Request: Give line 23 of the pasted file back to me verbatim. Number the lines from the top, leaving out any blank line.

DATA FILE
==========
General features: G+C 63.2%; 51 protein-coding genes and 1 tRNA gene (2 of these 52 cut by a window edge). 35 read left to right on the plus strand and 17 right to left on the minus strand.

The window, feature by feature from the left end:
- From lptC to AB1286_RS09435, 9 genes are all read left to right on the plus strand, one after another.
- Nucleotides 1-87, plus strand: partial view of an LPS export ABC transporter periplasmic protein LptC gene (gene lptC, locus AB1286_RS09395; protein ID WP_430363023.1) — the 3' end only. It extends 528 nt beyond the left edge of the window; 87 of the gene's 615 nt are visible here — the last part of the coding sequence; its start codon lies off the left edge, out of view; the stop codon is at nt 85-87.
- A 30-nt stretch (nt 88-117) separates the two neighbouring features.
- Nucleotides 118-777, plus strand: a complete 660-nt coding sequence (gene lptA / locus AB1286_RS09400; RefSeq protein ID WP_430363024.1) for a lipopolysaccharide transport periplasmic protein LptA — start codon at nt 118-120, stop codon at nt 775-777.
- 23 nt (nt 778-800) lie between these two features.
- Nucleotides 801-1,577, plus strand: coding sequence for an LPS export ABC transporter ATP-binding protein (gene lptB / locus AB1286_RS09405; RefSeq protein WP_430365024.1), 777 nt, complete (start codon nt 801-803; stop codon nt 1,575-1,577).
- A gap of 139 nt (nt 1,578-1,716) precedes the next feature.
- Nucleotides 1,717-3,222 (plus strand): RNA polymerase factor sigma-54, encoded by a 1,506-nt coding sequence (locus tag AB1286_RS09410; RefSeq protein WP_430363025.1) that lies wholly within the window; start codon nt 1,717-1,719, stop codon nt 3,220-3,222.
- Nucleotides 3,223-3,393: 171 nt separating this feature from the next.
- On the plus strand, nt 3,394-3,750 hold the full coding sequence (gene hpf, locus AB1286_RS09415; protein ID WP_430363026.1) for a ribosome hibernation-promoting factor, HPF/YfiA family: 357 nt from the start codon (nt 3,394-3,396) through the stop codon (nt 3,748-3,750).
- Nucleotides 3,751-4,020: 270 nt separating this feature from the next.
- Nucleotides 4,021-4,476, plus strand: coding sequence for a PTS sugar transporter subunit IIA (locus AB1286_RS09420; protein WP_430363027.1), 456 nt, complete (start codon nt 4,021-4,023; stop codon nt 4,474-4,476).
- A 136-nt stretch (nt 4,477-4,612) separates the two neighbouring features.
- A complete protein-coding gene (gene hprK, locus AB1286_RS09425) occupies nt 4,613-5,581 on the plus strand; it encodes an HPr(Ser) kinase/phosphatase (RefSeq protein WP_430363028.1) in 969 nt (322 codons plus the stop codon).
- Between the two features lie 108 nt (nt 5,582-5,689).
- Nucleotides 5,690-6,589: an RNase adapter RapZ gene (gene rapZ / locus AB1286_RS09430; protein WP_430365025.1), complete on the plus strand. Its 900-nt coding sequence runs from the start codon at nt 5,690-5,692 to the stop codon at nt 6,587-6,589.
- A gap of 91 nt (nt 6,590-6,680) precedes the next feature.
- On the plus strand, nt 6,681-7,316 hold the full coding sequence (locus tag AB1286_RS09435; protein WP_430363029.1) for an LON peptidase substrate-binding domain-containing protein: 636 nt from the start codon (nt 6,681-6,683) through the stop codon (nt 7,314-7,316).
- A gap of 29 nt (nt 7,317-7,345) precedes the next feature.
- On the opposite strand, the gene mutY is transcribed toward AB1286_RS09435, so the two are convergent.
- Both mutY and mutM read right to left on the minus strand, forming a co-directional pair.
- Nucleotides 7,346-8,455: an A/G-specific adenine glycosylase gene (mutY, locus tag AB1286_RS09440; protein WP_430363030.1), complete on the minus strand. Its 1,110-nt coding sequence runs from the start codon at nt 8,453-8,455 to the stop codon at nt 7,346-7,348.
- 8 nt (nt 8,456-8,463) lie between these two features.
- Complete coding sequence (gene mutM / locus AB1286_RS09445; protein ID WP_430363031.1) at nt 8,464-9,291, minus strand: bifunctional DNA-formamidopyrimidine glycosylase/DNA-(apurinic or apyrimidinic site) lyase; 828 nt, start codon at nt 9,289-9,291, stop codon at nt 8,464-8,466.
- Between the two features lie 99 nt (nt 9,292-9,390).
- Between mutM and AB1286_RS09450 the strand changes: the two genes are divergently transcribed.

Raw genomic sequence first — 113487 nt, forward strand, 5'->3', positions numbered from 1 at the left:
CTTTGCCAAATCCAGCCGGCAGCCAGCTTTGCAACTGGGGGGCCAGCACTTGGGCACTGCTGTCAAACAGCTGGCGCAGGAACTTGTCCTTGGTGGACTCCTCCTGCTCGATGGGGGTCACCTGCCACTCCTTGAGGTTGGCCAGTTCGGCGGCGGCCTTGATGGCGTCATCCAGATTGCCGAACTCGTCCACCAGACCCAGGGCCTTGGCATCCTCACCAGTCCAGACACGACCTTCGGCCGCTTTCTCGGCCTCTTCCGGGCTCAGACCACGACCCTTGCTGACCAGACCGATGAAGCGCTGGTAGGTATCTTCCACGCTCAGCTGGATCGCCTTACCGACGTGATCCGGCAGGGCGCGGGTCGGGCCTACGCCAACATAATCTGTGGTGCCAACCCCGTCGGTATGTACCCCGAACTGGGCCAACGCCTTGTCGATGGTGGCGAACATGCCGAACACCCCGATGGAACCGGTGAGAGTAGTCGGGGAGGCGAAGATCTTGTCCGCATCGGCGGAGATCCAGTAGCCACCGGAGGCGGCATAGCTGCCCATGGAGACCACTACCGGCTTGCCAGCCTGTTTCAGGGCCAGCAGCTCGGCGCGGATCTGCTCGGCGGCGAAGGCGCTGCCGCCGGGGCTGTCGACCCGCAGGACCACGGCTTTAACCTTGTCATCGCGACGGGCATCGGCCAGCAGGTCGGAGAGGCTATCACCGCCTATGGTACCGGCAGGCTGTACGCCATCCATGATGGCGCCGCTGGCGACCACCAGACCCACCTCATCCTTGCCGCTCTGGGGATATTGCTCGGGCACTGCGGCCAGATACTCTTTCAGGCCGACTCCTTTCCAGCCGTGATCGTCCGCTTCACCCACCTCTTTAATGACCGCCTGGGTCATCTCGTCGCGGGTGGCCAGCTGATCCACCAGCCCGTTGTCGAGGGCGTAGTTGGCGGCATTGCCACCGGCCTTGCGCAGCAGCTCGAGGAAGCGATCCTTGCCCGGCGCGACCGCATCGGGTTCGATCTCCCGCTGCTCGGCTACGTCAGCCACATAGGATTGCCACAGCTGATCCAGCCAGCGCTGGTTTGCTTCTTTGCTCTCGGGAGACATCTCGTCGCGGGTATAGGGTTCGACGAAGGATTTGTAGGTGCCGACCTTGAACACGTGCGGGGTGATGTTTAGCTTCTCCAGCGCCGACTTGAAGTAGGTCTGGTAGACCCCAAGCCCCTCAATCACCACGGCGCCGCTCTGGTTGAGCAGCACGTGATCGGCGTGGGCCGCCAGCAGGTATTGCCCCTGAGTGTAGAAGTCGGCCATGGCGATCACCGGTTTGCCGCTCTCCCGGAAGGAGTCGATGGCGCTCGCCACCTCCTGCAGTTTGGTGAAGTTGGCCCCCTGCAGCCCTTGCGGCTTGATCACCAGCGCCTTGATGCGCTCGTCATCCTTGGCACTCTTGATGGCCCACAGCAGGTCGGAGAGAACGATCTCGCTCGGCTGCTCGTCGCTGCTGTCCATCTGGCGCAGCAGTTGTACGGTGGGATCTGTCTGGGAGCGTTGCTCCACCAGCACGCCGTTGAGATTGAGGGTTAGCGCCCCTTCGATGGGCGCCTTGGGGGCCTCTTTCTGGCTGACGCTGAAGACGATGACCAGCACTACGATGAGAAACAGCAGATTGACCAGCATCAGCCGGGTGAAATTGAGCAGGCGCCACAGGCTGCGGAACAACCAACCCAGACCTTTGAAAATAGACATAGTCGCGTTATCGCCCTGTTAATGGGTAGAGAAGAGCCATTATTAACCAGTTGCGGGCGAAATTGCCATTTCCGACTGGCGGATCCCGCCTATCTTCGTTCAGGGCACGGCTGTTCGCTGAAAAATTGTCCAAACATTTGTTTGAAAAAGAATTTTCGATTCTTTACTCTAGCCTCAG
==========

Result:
- Both mutY and mutM read right to left on the minus strand, forming a co-directional pair.